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1-1 This AM/FM broadcast antenna tower bristles with two-way antennas
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THE PROPAGATION OF RADIO SIGNALS IS NOT THE SIMPLE MATTER THAT IT SEEMS AT
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first glance Intuitively, radio signal propagation seems similar to light propagation; after all, light and radio signals are both electromagnetic waves But simple inverse square law predictions, based on the optics of visible light, fall down radically at radio frequencies because other factors come into play In the microwave region of the spectrum, the differences are more profound because atmospheric pressure and water vapor content become more important than for light For similar reasons, the properties of microwave propagation differ from lower VHF and HF propagation In the HF region, solar ionization of the upper reaches of the atmosphere causes the kind of effects that lead to long-distance skip communications and intercontinental broadcasting This chapter examines radio propagation phenomena so that you have a better understanding of what an antenna is used for and what parameters are important to ensure the propagation results that you desire
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Although today it is well recognized that radio signals travel in a wave-like manner, that fact was not always so clear It was well known in the first half of the nineteenth century that wires carrying electrical currents produced an induction field surrounding the wire, which is capable of causing action over short distances It was also known that this induction field is a magnetic field, and that knowledge formed the basis for electrical motors In 1887, physicist Heinrich Hertz demonstrated that radio signals were electromagnetic waves, like light Like the induction field, the electromagnetic wave is created by an electrical current moving in a conductor (eg, a wire) Unlike the induction field, however, the radiated field leaves the conductor and propagates through space as an electromagnetic wave
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6 Radio-wave propagation The propagation of waves is easily seen in the water analogy Although not a perfect match to radio waves, it serves to illustrate the point Figure 2-1 shows a body of water into which a ball is dropped (Fig 2-1A) When the ball hits the water (Fig 2-1B), it displaces water at its point of impact, and pushes a leading wall of water away from itself The ball continues to sink and the wave propagates away from it until the energy is dissipated Although Fig 2-1 shows the action in only one dimension (a side view), the actual waves propagate outward in all directions, forming concentric circles when viewed from above The wave produced by a dropped ball is not continuous, but rather is damped (ie, it will reduce in amplitude on successive crests until the energy is dissipated and the wave ceases to exist) But to make the analogy to radio waves more realistic, the wave must exist in a continuous fashion Figure 2-2 shows how this is done: a ball is dipped up and down in a rhythmic, or cyclic manner, successively rein-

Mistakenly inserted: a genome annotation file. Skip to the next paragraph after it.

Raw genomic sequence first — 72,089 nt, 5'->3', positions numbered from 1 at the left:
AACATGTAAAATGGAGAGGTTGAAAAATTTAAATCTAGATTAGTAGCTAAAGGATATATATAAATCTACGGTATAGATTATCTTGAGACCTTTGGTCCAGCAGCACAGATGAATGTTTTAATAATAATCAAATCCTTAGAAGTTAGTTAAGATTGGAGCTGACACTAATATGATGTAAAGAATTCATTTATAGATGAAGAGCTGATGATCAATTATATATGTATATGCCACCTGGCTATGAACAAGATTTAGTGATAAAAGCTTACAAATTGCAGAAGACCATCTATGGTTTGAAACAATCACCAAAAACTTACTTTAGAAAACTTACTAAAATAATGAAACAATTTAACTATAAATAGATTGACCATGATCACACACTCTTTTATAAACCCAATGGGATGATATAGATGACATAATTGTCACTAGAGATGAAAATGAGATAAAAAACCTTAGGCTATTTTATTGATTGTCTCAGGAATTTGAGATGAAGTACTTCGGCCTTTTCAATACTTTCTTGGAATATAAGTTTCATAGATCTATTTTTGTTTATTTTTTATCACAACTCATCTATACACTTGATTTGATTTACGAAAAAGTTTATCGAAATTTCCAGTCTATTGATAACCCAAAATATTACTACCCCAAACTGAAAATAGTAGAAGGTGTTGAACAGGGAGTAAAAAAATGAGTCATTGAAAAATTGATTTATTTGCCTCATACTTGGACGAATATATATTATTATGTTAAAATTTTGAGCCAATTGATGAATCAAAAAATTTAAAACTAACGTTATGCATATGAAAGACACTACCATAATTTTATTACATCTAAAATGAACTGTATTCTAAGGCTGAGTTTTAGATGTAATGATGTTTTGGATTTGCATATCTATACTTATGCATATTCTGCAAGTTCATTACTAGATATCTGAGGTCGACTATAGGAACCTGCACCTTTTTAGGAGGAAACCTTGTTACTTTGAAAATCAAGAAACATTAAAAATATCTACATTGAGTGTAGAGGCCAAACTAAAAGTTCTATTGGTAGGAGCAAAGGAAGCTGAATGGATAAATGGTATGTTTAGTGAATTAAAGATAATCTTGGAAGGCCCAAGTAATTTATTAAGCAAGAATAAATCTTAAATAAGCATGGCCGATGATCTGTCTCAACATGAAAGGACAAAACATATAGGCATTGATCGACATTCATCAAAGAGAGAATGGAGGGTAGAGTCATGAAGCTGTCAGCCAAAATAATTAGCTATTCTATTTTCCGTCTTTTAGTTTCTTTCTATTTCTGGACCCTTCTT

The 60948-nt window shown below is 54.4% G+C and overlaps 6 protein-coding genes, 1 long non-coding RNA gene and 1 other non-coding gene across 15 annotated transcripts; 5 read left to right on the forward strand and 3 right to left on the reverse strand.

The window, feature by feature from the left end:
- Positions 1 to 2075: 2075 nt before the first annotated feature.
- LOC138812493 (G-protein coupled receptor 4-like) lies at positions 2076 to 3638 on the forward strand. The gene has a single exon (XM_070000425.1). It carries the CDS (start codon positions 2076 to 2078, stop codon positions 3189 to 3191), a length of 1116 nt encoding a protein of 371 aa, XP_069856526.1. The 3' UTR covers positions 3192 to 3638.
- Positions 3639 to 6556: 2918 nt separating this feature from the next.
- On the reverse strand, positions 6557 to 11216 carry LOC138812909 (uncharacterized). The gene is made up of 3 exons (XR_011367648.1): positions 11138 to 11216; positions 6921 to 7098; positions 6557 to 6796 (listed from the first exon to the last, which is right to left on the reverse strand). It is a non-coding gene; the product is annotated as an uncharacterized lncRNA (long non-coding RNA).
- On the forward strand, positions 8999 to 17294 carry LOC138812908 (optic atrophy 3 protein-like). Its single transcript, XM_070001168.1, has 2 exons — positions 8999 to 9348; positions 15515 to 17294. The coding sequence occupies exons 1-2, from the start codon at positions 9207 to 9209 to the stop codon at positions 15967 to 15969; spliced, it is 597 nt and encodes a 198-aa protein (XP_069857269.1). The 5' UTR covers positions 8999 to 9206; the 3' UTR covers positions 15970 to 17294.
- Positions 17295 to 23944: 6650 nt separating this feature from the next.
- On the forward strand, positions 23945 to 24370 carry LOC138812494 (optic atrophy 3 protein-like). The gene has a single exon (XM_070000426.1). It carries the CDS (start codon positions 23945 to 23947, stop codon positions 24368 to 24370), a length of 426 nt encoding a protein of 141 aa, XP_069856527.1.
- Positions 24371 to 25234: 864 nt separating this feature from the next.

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Leading wave forms at instant object strikes water
Spray Leading wave moves radially outward
Point of original disturbance
A B Notes: A Amplitude of leading wave B Corresponds to 1 cycle of oscillation
2-1 A ball dropped into water generates a wavefront that spreads out from the point of original disturbances
Radio waves 7 forcing new wave crests on each dip The waves continue to radiate outward as long as the ball continues to oscillate up and down The result is a continuous wave train There are two related properties of all waves that are important to radio waves as well: frequency (f) and wavelength ( ) The frequency is the number of oscillations (or cycles) per unit of time In radio waves, the unit of time is the second, so frequency is an expression of the number of cycles per second (cps) If the period of time required for the leading wave to travel from point A to B is one second (1 s), and there are two complete wave cycles in that space, then the frequency of the wave created by the oscillating ball is 2 cps At one time, radio frequencies (along with the frequencies of other electrical and acoustical waves) were expressed in cps, but in honor of Heinrich Hertz, the unit was renamed the hertz (Hz) many years ago Because the units are equal (1 Hz = 1 cps), the wave in Fig 2-2 has a frequency of 2 Hz Because radio frequencies are so high, the frequency is usually expressed in kilohertz (kHz 1000s of Hz) and megahertz (MHz 1,000,000s of Hz) Thus, the frequency of a station operating in the middle of the AM broadcasting band can be properly expressed as 1,000,000 Hz, or 1000 kHz, or 1 MHz, all of which are equivalent to each other Radio dials in North America are usually calibrated in kHz or MHz In Europe and the rest of the world, on the other hand, it is not uncommon to find radio dials calibrated in meters, the unit of wavelength, as well as in frequency In most equations used in radio antenna design, the proper units are hertz, kilohertz, and megahertz
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